Handsome, well-built, and economical, the Grande Punto surprised the automotive world by being, well, so unlike the rust-prone wheezeboxes Fiat had peddled to European consumers for the previous two decades. Maybe it didn’t single-handedly save Fiat, but had the Grande Punto flopped, it could have destroyed the company. Sized to compete with cars like the new Ford Focus and Honda Civic, this small Fiat would look nice rebadged as a Chrysler. Its range of economical gasoline-fired engines (from a feeble but fuel-sipping 64-hp, 1.2-liter four-banger to the tire-smoking, 178-hp four found in the sporty Abarth SS model) could earn Chrysler green-car cred, props from the sport-compact crowd, and a valuable slice of the small-car market.
So far, Fiat’s efforts to sell its European models in the U.S. and Chrysler’s American-designed sedans and Jeeps in Europe have produced lackluster results. Before their merger, Fiat and Chrysler were two comparatively small regional companies overly reliant on just three auto markets—the U.S., Italy and Brazil.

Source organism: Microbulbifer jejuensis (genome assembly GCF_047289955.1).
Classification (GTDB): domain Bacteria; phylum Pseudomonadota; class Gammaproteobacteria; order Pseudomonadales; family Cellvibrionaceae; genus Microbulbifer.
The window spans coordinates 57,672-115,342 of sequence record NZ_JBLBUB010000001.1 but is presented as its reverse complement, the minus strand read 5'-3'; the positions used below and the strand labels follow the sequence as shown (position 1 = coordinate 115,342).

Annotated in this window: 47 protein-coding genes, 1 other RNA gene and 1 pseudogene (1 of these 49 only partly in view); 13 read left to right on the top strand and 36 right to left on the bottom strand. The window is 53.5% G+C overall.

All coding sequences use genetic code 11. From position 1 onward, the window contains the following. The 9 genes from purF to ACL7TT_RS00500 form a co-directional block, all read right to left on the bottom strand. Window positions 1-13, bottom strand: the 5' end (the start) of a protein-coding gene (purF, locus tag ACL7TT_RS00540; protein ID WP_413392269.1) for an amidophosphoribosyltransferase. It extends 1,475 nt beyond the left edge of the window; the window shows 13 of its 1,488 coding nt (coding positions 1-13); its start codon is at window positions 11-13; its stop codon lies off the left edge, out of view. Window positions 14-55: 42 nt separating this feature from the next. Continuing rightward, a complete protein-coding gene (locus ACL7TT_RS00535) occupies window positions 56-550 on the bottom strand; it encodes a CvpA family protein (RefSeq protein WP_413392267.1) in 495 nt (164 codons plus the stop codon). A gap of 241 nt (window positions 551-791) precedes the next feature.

Multinational, Global, International, and Transnational Companies Because international business is a relatively new discipline and is extremely dynamic, you will find that the definitions of a number of terms vary among users. For example, some people use the words world and global interchangeably with multinational to describe a business with widespread international operations, but others define a global firm as one that attempts to standardize operations in all functional areas but that responds to national market differences when necessary. According to this definition, a global firm’s management
1. Searches the world for (a) market opportunities, (b) threats from competitors, (c) sources of products, raw materials, and financing, and (d) personnel. In other words, it has global vision. 2. Seeks to maintain a presence in key markets.
3. Looks for similarities, not differences, among markets.